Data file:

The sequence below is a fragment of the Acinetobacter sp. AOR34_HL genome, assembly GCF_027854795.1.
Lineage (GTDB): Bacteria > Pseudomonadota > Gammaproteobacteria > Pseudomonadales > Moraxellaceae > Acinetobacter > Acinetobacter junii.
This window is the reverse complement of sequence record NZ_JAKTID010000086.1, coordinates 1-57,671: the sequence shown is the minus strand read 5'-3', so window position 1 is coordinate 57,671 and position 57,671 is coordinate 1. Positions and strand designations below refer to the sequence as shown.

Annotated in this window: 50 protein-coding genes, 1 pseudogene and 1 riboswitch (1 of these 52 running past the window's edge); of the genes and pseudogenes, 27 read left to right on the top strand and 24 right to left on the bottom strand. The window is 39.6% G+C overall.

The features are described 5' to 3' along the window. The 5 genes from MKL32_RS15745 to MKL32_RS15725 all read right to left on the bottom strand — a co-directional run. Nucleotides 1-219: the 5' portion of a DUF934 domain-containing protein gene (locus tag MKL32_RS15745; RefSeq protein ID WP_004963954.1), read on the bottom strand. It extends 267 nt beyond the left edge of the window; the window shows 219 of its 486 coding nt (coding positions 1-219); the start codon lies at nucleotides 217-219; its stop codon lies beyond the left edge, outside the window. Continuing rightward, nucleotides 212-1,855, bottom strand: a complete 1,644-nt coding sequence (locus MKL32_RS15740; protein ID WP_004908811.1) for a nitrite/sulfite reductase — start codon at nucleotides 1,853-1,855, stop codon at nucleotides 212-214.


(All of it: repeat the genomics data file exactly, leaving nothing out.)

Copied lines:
The sequence below is a fragment of the Acinetobacter sp. AOR34_HL genome, assembly GCF_027854795.1.
Lineage (GTDB): Bacteria > Pseudomonadota > Gammaproteobacteria > Pseudomonadales > Moraxellaceae > Acinetobacter > Acinetobacter junii.
This window is the reverse complement of sequence record NZ_JAKTID010000086.1, coordinates 1-57,671: the sequence shown is the minus strand read 5'-3', so window position 1 is coordinate 57,671 and position 57,671 is coordinate 1. Positions and strand designations below refer to the sequence as shown.

Annotated in this window: 50 protein-coding genes, 1 pseudogene and 1 riboswitch (1 of these 52 running past the window's edge); of the genes and pseudogenes, 27 read left to right on the top strand and 24 right to left on the bottom strand. The window is 39.6% G+C overall.

The features are described 5' to 3' along the window. The 5 genes from MKL32_RS15745 to MKL32_RS15725 all read right to left on the bottom strand — a co-directional run. Nucleotides 1-219: the 5' portion of a DUF934 domain-containing protein gene (locus tag MKL32_RS15745; RefSeq protein ID WP_004963954.1), read on the bottom strand. It extends 267 nt beyond the left edge of the window; the window shows 219 of its 486 coding nt (coding positions 1-219); the start codon lies at nucleotides 217-219; its stop codon lies beyond the left edge, outside the window. Continuing rightward, nucleotides 212-1,855, bottom strand: a complete 1,644-nt coding sequence (locus MKL32_RS15740; protein ID WP_004908811.1) for a nitrite/sulfite reductase — start codon at nucleotides 1,853-1,855, stop codon at nucleotides 212-214.